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Home > Knowledge & support > Guide for parents and carers > Education – from nursery to university > Taking exams
Stress can release hormones that cause blood glucose levels to rise. These hormones can also make it harder for injected insulin to work properly.
Inconsistent blood glucose levels can affect how your child feels during their exam. If glucose levels go too high or too low it can affect their vision, concentration and make them feel tired or lethargic.
Discuss your child’s needs with your Diabetes Healthcare Team, your child and the school. It’s good to do this as early as possible so that you have everything in place for when exams start.
It’s a good idea for your child to monitor their glucose levels closely while they’re studying. This can help give you some idea of how stress might affect their glucose levels. A flash glucose monitor or continuous glucose monitor may help you get an idea of patterns throughout a period of time.
Your child might need to adjust their insulin dose if they’re stressed, for example if their glucose levels are running high, they may need to take more insulin. You and your child should discuss this with your Diabetes Healthcare Team to help keep glucose levels in range.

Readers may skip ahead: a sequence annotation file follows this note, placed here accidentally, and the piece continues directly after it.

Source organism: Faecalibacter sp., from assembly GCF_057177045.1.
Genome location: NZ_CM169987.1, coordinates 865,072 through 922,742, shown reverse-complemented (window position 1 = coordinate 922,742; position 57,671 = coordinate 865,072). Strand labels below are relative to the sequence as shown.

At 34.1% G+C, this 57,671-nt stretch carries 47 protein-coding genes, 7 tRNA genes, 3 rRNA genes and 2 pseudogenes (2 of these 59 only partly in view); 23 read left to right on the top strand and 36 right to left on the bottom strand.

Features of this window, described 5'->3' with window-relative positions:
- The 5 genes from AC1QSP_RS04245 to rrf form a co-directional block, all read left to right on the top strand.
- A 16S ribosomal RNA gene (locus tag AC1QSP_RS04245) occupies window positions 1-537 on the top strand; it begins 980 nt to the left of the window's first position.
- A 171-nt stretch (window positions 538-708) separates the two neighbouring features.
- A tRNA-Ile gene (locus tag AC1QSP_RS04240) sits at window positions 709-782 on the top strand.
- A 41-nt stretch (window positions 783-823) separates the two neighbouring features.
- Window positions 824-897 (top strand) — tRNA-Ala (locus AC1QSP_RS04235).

Before you meet with the school, speak to your child and their Diabetes Healthcare Team about what is needed to support your child over the exam period. Some things you may want to discuss are:
This isn’t an exhaustive list, and there may be other things that you would like to be included. The school may want a letter from your Diabetes Healthcare Team outlining your child’s needs.
Your child should already have an Individual Healthcare Plan in place at school. This is a document which outlines how your child’s type 1 diabetes will be managed in school and should include what the school will do during exams.
It should include the areas that you discussed with your child’s Diabetes Healthcare Team (see above).
Before the exam, you can ask your child’s school or college to apply to the exam awarding body for extra access arrangements during exams. For example, if you’re monitoring your child’s glucose monitor remotely, you can send messages to your child’s phone if they need prompting to manage their levels. In this case, the exam invigilator would have your child’s phone during the exam. They would check the text message from you and then show your child the medical prompt. Prompts must only be related to type 1 diabetes and can’t including anything about other aspects of the exam. You can also ask for your child to use wireless earphones so they can hear alerts and alarms without disturbing others, if an individual room with an individual invigilator is not available. These arrangements must be agreed well ahead of the exams.
When it’s time for the exam, your child should test their glucose in the hours before the exam. If they’re using flash or a continuous glucose monitor, you may be able to help monitor this with or for them, if they’re happy for you to do so (see above on the rules for monitoring your child’s levels during an exam).
Your child may want to have a small snack directly before the exam to stop them from having a hypo during the exam.
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